October 25, 1985

Dedication of the Blue and Orange Paint Job on the Fremont Bridge

After over a year of voting and meetings and compromise, the painting of the Fremont Bridge was completed, with blue as its predominant color and orange accents.

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The Fremont Bridge was painted a dull green for decades.  In 1972, the Fremont Improvement Committee picked a new color, Fremont Orange.  The residents agreed and the City Engineering Department painted it bright orange.  However, over time it faded to a color described as pink, dull coral, or “between dead salmon and stale fruit.”

In 1984, the Engineering Department was concerned about re-painting it orange.  They offered options of other colors and asked people at the Fremont Street Fair to vote.  Fremont mayor Armen Stepanian campaigned for orange as a write-in candidate, but Canal Blue won, and the painting was scheduled for 1985.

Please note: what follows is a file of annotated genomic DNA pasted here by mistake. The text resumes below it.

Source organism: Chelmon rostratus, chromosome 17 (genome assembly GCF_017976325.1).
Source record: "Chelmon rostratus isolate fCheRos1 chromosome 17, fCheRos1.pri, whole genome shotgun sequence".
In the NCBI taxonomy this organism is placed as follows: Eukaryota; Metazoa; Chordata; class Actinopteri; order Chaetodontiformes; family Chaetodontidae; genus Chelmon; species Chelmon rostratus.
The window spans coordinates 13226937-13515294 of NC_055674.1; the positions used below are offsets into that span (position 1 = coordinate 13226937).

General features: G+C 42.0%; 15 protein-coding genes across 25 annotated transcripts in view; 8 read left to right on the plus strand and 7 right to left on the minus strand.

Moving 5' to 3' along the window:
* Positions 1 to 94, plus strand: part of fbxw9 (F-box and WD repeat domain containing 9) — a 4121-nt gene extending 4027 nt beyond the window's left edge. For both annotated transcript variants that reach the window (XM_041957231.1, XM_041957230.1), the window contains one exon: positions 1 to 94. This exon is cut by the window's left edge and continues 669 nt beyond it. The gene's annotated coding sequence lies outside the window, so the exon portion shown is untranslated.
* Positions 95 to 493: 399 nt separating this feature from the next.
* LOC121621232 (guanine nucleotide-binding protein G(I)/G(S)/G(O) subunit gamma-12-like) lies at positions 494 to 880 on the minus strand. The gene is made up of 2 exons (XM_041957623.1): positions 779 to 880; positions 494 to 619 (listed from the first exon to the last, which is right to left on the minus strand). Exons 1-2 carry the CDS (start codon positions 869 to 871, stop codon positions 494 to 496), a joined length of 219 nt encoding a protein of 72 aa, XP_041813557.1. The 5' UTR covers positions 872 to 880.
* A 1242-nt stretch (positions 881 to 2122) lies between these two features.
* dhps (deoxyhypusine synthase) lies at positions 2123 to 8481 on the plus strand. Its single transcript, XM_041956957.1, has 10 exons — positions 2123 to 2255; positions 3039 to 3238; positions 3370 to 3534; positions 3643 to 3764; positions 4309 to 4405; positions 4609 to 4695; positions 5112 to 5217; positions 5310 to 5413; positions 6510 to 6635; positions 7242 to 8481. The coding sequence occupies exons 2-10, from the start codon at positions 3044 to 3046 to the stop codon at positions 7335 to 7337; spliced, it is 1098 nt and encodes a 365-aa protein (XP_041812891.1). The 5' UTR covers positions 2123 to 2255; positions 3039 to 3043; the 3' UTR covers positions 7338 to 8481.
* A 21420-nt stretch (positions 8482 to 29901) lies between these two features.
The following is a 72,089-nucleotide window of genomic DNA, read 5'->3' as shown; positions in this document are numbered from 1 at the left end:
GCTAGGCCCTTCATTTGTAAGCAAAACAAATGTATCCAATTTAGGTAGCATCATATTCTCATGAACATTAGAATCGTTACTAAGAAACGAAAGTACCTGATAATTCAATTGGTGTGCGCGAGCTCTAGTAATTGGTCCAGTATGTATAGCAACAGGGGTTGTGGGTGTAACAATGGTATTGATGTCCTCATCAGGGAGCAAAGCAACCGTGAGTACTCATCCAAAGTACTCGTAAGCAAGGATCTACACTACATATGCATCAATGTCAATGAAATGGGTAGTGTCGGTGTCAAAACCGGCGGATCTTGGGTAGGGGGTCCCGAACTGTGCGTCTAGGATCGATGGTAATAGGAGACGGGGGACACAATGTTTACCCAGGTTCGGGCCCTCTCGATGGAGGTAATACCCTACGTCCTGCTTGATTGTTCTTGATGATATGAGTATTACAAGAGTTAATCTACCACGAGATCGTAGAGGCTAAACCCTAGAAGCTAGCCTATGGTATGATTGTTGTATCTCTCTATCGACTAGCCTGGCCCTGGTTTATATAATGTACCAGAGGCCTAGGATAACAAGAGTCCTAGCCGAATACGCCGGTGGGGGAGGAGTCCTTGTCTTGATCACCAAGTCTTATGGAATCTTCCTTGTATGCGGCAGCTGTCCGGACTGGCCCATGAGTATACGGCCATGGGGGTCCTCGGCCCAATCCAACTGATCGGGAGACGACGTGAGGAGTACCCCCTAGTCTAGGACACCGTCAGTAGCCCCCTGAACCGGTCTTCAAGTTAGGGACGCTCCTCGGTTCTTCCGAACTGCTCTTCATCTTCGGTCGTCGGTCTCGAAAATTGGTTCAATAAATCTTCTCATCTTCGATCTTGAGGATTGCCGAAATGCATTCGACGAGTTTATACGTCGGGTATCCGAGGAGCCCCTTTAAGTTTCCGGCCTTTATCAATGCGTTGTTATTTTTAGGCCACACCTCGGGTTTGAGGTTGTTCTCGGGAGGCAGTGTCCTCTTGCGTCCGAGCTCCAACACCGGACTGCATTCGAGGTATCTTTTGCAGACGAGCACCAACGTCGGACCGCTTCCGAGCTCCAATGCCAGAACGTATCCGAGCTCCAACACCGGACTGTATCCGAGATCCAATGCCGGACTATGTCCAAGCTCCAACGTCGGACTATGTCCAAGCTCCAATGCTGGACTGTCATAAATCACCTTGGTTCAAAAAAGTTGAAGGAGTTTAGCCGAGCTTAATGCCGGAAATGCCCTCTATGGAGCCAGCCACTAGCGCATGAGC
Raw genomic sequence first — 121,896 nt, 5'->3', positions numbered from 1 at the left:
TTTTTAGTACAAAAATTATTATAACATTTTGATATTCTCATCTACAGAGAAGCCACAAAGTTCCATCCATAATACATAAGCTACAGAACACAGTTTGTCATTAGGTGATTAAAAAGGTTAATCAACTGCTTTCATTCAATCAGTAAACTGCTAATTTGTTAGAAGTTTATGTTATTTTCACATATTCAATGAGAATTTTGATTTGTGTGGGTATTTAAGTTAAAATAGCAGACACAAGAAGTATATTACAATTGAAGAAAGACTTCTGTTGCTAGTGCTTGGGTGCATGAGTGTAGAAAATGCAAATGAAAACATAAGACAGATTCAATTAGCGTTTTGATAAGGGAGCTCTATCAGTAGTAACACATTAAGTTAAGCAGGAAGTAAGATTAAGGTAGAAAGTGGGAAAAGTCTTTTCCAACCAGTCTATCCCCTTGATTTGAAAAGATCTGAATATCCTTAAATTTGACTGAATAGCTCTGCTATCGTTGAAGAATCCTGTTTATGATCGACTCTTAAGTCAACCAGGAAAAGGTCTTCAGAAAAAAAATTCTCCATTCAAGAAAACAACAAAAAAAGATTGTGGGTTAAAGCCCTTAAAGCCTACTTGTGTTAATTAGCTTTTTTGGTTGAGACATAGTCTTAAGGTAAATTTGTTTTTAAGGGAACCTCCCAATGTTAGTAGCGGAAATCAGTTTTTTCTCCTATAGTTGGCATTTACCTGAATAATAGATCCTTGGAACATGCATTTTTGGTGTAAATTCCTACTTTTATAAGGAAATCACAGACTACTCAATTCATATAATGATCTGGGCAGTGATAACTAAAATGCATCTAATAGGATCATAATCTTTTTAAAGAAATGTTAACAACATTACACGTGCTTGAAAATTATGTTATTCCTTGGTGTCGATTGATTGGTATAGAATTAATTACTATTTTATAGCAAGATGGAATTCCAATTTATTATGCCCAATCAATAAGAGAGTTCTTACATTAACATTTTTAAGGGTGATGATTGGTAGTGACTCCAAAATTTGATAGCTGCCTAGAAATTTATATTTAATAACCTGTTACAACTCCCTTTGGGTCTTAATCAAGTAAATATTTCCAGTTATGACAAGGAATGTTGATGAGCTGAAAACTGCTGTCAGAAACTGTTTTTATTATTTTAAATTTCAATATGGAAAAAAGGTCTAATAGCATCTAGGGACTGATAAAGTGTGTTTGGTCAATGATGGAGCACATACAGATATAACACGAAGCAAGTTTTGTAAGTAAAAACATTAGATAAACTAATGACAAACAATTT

The Fremont neighborhood was still unsettled about the color.  They didn’t like that the color orange was not on the ballot the year before, and there were questions about whether chemical properties of the orange paint made it unsuitable for use on a bridge.  Beginning in May 1985, Clayton Park, editor of the local newspaper, The Forum, wrote about the issues of orange vs. blue and conducted a poll of the paper’s readers.  The following months saw letter writing campaigns and meetings with Fremont residents, merchants, and the Engineering Department.  On August 8, a compromise was reached, and the painting began.  The predominant color would be blue with structural features highlighted in orange.  Fremont Arts Council chairwoman Irene Ingalls created the paint design along with Tom Gorton and other neighborhood artists.

On October 25, 1985, Fremont Neighborhood Council president Liz White, Fremont Chamber of Commerce president Jim Daly, Bridge Maintenance Manager Bill Couch, and over 50 local residents met at the newly painted bridge to dedicate “the paint of compromise.”